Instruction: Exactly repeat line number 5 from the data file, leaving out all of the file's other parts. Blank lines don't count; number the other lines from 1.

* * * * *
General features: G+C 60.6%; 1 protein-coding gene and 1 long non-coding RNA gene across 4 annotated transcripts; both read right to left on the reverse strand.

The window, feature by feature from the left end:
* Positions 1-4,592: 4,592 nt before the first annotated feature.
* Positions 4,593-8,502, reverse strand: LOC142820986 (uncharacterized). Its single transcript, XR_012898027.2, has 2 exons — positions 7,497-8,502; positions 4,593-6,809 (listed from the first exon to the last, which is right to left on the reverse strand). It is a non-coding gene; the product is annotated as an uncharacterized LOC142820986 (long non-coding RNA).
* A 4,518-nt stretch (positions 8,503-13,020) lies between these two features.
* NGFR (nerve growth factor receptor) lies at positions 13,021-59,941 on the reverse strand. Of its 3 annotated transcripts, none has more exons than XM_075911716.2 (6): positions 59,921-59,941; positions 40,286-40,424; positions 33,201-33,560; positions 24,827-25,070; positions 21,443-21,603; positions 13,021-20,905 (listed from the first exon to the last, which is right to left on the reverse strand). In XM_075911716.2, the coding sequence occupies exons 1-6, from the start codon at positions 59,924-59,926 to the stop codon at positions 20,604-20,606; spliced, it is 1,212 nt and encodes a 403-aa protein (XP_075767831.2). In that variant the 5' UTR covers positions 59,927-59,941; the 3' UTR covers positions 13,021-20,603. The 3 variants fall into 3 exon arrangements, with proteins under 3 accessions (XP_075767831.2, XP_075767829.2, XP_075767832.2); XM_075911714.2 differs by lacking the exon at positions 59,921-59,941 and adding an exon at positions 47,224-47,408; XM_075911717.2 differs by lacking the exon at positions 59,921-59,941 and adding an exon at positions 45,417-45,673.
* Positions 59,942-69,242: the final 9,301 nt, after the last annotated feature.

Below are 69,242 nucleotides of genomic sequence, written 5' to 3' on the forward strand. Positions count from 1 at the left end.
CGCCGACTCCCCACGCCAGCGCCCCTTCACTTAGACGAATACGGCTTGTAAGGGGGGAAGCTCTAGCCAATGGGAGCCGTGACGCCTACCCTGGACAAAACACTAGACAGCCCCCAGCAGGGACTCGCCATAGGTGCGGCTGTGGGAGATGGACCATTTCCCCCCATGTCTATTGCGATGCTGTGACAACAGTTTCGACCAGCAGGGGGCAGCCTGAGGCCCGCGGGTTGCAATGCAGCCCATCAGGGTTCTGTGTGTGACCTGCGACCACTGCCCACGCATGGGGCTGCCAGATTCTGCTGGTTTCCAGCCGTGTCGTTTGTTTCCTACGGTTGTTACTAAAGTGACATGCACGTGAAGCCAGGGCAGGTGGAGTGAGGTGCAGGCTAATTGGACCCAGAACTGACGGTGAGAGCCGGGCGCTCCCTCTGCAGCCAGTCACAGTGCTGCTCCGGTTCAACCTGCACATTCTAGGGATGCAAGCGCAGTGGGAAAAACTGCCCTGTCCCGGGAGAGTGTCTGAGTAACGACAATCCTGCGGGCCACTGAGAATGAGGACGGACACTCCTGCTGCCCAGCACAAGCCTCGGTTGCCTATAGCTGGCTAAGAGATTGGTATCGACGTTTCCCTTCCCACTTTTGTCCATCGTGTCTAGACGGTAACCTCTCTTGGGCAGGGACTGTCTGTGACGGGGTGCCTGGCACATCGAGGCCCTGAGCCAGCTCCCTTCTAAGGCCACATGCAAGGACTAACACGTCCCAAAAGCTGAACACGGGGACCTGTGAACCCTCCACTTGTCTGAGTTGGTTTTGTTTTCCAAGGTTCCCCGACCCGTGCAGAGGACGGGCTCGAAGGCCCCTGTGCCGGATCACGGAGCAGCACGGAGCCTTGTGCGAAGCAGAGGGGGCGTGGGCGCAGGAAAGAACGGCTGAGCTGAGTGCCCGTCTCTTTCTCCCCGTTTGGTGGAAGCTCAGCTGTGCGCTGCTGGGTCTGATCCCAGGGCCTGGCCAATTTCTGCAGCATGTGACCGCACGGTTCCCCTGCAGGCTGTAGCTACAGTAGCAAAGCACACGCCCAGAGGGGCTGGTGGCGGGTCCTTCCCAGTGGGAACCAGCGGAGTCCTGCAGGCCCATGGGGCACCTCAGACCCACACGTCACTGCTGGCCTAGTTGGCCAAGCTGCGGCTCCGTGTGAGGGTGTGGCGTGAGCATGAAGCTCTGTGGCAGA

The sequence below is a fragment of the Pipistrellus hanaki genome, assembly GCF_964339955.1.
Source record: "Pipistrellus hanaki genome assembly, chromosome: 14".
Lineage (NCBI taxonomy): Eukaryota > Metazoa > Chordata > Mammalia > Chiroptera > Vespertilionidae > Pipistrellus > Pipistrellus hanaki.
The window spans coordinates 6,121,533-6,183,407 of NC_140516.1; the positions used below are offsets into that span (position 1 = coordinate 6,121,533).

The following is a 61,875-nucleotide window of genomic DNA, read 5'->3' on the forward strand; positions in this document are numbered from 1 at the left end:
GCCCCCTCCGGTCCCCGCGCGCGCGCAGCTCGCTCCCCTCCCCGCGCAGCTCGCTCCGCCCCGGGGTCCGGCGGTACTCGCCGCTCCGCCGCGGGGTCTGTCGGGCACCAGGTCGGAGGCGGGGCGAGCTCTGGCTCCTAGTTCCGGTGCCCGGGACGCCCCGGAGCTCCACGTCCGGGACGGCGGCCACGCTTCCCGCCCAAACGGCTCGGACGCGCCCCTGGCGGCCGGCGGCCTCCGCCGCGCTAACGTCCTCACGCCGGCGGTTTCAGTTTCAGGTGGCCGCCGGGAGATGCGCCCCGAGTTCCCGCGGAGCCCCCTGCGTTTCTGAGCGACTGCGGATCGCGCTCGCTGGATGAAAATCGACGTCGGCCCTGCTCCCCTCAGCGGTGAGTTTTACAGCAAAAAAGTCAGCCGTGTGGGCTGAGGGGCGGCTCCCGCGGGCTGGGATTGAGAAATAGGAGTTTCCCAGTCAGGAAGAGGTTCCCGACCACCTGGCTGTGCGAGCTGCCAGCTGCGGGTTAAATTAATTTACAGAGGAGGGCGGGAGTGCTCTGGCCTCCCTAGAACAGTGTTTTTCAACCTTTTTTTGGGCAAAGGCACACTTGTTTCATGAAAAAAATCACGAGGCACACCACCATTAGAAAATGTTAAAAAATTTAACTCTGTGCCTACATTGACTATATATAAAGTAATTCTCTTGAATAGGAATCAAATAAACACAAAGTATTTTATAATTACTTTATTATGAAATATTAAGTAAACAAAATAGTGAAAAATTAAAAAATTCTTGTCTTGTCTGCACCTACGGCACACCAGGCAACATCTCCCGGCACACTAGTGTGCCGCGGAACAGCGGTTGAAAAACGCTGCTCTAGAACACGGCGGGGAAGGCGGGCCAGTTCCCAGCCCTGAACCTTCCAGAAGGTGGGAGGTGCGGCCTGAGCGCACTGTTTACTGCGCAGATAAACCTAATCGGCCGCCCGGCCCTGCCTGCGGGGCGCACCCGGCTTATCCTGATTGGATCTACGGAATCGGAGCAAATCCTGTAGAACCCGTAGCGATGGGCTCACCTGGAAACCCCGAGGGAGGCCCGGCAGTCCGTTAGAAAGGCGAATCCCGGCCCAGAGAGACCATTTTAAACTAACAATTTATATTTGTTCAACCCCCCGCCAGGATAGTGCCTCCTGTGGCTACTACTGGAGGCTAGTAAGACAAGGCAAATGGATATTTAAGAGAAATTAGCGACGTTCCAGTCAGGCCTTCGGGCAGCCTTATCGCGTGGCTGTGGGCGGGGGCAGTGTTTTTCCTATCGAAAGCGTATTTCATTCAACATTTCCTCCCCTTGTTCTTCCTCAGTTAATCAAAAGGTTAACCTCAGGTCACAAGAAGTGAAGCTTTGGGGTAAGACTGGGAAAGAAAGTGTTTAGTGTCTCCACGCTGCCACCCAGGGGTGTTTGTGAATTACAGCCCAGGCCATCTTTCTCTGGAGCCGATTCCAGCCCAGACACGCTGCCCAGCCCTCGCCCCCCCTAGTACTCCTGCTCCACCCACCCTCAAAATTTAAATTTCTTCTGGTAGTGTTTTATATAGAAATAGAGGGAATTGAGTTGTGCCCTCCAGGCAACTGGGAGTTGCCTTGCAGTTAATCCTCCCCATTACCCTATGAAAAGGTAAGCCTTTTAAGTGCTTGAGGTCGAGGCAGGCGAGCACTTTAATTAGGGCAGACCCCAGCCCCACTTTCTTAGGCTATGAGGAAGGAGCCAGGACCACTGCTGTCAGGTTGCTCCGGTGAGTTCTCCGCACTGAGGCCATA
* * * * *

* A 4,518-nt stretch (positions 8,503-13,020) lies between these two features.